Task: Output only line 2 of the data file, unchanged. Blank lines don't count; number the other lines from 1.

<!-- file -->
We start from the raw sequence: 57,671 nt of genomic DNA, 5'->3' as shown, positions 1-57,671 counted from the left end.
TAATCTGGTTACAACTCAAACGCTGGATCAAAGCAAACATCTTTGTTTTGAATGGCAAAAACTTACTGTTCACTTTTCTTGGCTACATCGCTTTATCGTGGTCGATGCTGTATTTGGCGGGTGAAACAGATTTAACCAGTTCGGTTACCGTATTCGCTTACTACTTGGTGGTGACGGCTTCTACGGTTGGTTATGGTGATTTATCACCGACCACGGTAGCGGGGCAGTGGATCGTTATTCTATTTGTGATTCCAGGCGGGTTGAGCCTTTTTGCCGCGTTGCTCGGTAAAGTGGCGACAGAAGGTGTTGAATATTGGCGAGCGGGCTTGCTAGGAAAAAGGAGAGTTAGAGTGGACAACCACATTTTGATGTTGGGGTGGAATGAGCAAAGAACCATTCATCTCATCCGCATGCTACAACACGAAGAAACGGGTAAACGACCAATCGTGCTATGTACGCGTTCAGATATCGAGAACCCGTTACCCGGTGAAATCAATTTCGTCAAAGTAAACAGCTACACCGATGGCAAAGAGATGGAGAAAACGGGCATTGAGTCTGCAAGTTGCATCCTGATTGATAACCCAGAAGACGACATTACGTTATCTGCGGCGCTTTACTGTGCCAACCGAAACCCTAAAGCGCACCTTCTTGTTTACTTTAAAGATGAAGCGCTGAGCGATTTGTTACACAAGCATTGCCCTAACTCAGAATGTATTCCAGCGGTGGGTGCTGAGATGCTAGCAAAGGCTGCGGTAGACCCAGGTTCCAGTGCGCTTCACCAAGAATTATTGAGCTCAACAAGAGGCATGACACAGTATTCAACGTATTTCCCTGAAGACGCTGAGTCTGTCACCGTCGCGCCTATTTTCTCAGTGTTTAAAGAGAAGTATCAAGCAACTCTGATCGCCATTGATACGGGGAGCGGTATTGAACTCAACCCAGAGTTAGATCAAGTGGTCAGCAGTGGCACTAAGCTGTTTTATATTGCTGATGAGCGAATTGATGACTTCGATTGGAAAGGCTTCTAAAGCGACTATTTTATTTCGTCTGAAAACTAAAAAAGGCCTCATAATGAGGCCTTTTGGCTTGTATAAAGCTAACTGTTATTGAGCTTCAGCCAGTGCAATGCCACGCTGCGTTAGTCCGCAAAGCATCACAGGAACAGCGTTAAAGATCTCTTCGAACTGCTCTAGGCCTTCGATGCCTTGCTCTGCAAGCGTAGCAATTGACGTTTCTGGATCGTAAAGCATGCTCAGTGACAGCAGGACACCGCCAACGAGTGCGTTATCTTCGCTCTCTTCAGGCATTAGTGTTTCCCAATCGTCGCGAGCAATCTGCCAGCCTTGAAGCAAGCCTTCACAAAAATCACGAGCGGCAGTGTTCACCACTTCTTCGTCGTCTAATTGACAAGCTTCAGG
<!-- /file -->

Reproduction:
TAATCTGGTTACAACTCAAACGCTGGATCAAAGCAAACATCTTTGTTTTGAATGGCAAAAACTTACTGTTCACTTTTCTTGGCTACATCGCTTTATCGTGGTCGATGCTGTATTTGGCGGGTGAAACAGATTTAACCAGTTCGGTTACCGTATTCGCTTACTACTTGGTGGTGACGGCTTCTACGGTTGGTTATGGTGATTTATCACCGACCACGGTAGCGGGGCAGTGGATCGTTATTCTATTTGTGATTCCAGGCGGGTTGAGCCTTTTTGCCGCGTTGCTCGGTAAAGTGGCGACAGAAGGTGTTGAATATTGGCGAGCGGGCTTGCTAGGAAAAAGGAGAGTTAGAGTGGACAACCACATTTTGATGTTGGGGTGGAATGAGCAAAGAACCATTCATCTCATCCGCATGCTACAACACGAAGAAACGGGTAAACGACCAATCGTGCTATGTACGCGTTCAGATATCGAGAACCCGTTACCCGGTGAAATCAATTTCGTCAAAGTAAACAGCTACACCGATGGCAAAGAGATGGAGAAAACGGGCATTGAGTCTGCAAGTTGCATCCTGATTGATAACCCAGAAGACGACATTACGTTATCTGCGGCGCTTTACTGTGCCAACCGAAACCCTAAAGCGCACCTTCTTGTTTACTTTAAAGATGAAGCGCTGAGCGATTTGTTACACAAGCATTGCCCTAACTCAGAATGTATTCCAGCGGTGGGTGCTGAGATGCTAGCAAAGGCTGCGGTAGACCCAGGTTCCAGTGCGCTTCACCAAGAATTATTGAGCTCAACAAGAGGCATGACACAGTATTCAACGTATTTCCCTGAAGACGCTGAGTCTGTCACCGTCGCGCCTATTTTCTCAGTGTTTAAAGAGAAGTATCAAGCAACTCTGATCGCCATTGATACGGGGAGCGGTATTGAACTCAACCCAGAGTTAGATCAAGTGGTCAGCAGTGGCACTAAGCTGTTTTATATTGCTGATGAGCGAATTGATGACTTCGATTGGAAAGGCTTCTAAAGCGACTATTTTATTTCGTCTGAAAACTAAAAAAGGCCTCATAATGAGGCCTTTTGGCTTGTATAAAGCTAACTGTTATTGAGCTTCAGCCAGTGCAATGCCACGCTGCGTTAGTCCGCAAAGCATCACAGGAACAGCGTTAAAGATCTCTTCGAACTGCTCTAGGCCTTCGATGCCTTGCTCTGCAAGCGTAGCAATTGACGTTTCTGGATCGTAAAGCATGCTCAGTGACAGCAGGACACCGCCAACGAGTGCGTTATCTTCGCTCTCTTCAGGCATTAGTGTTTCCCAATCGTCGCGAGCAATCTGCCAGCCTTGAAGCAAGCCTTCACAAAAATCACGAGCGGCAGTGTTCACCACTTCTTCGTCGTCTAATTGACAAGCTTCAGG